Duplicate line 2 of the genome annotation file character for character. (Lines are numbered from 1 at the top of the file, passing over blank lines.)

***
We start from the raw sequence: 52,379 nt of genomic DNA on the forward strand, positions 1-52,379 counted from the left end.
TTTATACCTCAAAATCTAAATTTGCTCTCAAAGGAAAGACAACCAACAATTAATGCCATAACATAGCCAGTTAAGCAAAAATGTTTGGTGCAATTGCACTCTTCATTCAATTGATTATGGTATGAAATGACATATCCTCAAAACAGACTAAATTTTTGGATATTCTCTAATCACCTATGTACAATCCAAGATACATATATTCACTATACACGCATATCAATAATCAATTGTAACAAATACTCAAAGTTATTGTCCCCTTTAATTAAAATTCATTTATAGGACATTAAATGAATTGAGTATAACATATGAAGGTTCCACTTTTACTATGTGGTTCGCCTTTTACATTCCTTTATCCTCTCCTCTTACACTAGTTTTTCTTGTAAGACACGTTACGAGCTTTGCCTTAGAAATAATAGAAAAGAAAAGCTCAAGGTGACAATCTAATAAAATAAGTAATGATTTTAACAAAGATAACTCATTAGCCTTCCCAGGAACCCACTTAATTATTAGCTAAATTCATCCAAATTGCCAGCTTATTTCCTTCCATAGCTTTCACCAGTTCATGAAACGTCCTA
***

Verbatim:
TTTATACCTCAAAATCTAAATTTGCTCTCAAAGGAAAGACAACCAACAATTAATGCCATAACATAGCCAGTTAAGCAAAAATGTTTGGTGCAATTGCACTCTTCATTCAATTGATTATGGTATGAAATGACATATCCTCAAAACAGACTAAATTTTTGGATATTCTCTAATCACCTATGTACAATCCAAGATACATATATTCACTATACACGCATATCAATAATCAATTGTAACAAATACTCAAAGTTATTGTCCCCTTTAATTAAAATTCATTTATAGGACATTAAATGAATTGAGTATAACATATGAAGGTTCCACTTTTACTATGTGGTTCGCCTTTTACATTCCTTTATCCTCTCCTCTTACACTAGTTTTTCTTGTAAGACACGTTACGAGCTTTGCCTTAGAAATAATAGAAAAGAAAAGCTCAAGGTGACAATCTAATAAAATAAGTAATGATTTTAACAAAGATAACTCATTAGCCTTCCCAGGAACCCACTTAATTATTAGCTAAATTCATCCAAATTGCCAGCTTATTTCCTTCCATAGCTTTCACCAGTTCATGAAACGTCCTA